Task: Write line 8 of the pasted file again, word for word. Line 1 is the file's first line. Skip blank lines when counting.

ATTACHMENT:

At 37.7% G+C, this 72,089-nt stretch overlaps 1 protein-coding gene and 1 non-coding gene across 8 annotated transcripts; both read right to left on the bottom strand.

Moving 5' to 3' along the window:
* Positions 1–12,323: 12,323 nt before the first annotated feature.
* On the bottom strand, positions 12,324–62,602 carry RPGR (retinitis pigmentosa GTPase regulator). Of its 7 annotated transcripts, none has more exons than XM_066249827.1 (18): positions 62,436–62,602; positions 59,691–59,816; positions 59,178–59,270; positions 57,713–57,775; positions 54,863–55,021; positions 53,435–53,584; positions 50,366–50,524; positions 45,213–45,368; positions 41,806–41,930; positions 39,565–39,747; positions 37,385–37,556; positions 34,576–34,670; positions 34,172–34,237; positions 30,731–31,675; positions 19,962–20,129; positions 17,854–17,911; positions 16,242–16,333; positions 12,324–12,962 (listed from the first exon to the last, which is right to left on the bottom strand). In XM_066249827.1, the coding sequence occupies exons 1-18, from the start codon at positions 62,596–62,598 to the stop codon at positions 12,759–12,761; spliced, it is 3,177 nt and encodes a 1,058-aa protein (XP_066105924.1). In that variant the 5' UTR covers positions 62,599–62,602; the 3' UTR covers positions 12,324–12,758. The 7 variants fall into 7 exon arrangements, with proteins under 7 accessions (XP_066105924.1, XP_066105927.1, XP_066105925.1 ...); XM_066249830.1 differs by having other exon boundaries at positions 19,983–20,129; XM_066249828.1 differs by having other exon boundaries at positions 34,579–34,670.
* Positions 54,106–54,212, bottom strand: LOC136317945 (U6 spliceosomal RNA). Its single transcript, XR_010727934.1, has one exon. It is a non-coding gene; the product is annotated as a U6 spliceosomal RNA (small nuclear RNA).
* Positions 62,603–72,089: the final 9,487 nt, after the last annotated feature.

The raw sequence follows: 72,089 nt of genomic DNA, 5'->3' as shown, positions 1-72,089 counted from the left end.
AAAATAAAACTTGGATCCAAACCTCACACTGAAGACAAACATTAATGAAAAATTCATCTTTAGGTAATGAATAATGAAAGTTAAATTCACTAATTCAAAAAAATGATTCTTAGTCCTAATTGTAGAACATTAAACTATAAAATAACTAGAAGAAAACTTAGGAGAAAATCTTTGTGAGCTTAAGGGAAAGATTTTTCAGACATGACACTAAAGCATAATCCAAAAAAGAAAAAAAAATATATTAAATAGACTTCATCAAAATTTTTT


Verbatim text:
AAAATAAAACTTGGATCCAAACCTCACACTGAAGACAAACATTAATGAAAAATTCATCTTTAGGTAATGAATAATGAAAGTTAAATTCACTAATTCAAAAAAATGATTCTTAGTCCTAATTGTAGAACATTAAACTATAAAATAACTAGAAGAAAACTTAGGAGAAAATCTTTGTGAGCTTAAGGGAAAGATTTTTCAGACATGACACTAAAGCATAATCCAAAAAAGAAAAAAAAATATATTAAATAGACTTCATCAAAATTTTTT